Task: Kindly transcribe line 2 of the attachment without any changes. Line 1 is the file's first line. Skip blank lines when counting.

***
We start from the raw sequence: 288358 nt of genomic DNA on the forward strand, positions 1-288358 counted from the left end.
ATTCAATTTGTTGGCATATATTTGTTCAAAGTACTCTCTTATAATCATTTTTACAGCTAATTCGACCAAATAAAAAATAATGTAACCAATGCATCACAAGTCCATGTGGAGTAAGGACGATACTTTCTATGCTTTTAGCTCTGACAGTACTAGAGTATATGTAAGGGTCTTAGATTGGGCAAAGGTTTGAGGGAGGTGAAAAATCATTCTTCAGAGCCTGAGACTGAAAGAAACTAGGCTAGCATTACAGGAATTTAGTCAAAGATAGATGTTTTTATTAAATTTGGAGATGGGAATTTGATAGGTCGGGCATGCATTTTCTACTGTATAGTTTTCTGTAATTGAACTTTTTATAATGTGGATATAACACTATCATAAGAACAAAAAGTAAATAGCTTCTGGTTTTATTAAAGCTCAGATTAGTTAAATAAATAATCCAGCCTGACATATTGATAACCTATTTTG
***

ATTCAATTTGTTGGCATATATTTGTTCAAAGTACTCTCTTATAATCATTTTTACAGCTAATTCGACCAAATAAAAAATAATGTAACCAATGCATCACAAGTCCATGTGGAGTAAGGACGATACTTTCTATGCTTTTAGCTCTGACAGTACTAGAGTATATGTAAGGGTCTTAGATTGGGCAAAGGTTTGAGGGAGGTGAAAAATCATTCTTCAGAGCCTGAGACTGAAAGAAACTAGGCTAGCATTACAGGAATTTAGTCAAAGATAGATGTTTTTATTAAATTTGGAGATGGGAATTTGATAGGTCGGGCATGCATTTTCTACTGTATAGTTTTCTGTAATTGAACTTTTTATAATGTGGATATAACACTATCATAAGAACAAAAAGTAAATAGCTTCTGGTTTTATTAAAGCTCAGATTAGTTAAATAAATAATCCAGCCTGACATATTGATAACCTATTTTG